Do you struggle with acknowledgments for your inside book cover? Yes, me too. What I have to say isn’t always what I want to say.
Alan Greenspan said, “I know you think you understand what you thought I said, but I’m not sure you realize that what you heard is not what I meant.”
We write truth in our books and we should write them in the acknowledgements too.
It is courtesy to name all those who helped you, in order of importance, whether it be family, writing buddies or editors.
And if you got financial aid, you are to share that as well. You should keep all your emotional thanks to the end.
I wish to thank Sir __________ for his comments on my newsletter which set me on this path. Certainly I must mention the government grant that got me this far.
And surely I must mention _________ __________who spent ages editing my unpolished manuscript. And then I wish to mention all those in my writing group who offered helpful hits toward the plot.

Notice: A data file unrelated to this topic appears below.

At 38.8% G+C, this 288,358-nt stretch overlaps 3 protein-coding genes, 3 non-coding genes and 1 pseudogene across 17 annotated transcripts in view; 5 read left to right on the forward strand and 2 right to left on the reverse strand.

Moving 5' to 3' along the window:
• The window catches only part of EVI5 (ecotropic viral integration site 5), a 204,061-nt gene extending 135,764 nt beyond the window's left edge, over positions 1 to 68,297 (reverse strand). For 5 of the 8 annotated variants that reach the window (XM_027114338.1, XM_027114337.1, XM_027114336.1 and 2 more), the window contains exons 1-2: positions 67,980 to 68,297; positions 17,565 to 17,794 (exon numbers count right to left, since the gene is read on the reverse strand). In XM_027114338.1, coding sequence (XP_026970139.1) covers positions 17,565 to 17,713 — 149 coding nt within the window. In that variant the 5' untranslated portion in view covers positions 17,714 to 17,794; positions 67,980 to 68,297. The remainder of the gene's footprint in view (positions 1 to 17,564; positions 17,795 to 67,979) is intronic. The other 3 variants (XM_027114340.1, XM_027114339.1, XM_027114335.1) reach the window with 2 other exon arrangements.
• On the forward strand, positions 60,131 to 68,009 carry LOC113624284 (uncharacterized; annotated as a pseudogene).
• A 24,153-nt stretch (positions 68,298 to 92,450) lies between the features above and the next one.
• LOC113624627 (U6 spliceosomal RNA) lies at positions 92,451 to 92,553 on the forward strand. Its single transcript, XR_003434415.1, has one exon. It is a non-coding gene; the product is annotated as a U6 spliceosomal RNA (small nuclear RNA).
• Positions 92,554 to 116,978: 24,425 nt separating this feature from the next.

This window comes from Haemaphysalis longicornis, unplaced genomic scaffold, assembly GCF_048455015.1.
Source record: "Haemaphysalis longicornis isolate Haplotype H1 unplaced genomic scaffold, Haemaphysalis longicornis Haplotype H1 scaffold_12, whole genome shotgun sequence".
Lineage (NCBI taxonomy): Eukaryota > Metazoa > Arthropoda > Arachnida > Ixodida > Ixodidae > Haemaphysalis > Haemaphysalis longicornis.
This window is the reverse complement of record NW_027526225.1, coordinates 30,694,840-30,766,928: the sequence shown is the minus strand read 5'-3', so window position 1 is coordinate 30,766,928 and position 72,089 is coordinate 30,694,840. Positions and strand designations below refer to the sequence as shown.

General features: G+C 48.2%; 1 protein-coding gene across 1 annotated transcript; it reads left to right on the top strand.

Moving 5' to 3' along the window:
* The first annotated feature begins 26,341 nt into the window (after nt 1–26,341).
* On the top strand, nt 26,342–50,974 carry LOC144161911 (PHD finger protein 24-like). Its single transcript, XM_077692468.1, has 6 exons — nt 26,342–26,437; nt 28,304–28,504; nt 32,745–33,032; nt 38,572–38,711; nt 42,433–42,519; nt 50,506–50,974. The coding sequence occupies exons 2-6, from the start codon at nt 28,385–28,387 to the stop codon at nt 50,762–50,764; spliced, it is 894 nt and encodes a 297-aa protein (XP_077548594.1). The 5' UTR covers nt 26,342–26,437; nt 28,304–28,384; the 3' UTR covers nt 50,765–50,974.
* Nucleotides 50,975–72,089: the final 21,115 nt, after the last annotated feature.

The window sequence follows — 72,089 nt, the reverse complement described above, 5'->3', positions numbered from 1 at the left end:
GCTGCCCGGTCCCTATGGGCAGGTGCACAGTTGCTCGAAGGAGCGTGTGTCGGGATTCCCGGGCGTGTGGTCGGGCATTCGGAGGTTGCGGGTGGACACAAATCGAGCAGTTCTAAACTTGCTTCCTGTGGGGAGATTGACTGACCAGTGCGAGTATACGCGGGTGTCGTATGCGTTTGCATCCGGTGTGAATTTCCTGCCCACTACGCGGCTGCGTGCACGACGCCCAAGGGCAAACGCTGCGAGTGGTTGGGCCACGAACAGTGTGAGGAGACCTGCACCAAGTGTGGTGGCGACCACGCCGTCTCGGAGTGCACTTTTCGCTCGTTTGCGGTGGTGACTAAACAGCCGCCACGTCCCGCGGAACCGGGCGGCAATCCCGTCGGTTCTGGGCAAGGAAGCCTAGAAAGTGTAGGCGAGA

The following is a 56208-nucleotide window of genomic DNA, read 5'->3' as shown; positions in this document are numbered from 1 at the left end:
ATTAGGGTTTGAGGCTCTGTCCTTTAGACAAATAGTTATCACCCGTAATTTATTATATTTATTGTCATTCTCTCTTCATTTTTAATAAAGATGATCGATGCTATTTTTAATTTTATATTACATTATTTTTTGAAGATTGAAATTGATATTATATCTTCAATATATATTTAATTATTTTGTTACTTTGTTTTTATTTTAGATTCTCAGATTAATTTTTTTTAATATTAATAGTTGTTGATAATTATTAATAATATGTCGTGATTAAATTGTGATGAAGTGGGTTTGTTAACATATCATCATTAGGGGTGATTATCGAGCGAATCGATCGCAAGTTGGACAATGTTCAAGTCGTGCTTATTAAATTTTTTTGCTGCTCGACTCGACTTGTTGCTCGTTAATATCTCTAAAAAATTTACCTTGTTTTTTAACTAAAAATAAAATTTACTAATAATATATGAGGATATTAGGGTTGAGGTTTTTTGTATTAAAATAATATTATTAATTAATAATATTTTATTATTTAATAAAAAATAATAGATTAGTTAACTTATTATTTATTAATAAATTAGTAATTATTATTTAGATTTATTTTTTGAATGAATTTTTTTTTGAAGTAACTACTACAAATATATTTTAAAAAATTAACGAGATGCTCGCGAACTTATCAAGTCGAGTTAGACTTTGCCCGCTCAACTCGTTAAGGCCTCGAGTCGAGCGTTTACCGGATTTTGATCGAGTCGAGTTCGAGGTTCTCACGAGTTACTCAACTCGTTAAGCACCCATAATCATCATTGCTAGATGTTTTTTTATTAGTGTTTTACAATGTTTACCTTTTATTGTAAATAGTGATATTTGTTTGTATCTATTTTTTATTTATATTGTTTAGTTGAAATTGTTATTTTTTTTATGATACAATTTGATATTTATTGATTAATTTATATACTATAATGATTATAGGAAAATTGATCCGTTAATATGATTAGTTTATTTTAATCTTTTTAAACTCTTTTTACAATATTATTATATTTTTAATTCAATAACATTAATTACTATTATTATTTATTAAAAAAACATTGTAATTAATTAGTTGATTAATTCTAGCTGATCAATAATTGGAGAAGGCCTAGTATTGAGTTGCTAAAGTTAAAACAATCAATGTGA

I am grateful to my husband and children who believed in me and suffered through many evenings of take out food on my behalf. Signed___________
Or you can write the truth like the multi-award winner Ruth Goose did in her excellent mystery, ‘Doing it in the Dixie Dew.’
This is not to thank the members of my long-ago Charlotte writer’s group who disliked this manuscript from word one.
My husband, who said, “Whatever you do, don’t write a novel. It takes too long. You’ll never get it published and you can’t plot.
My sons, who asked, “What do you know about running a bed and breakfast?’
Note to my academic cell mates, ‘Doing it at the Dixie Dew has the only two subjects W.B.Yeats said were worth writing about: sex and death, plus the third one: food.
And then she goes on … Seriously, I do want to thank ….
So from this message I glean this truth. We write truth in our books and we should write them in the acknowledgements too.
Brenda J. Wood is a motivational speaker and author.
Enjoyed the humour and information in this post, Brenda. Thanks.
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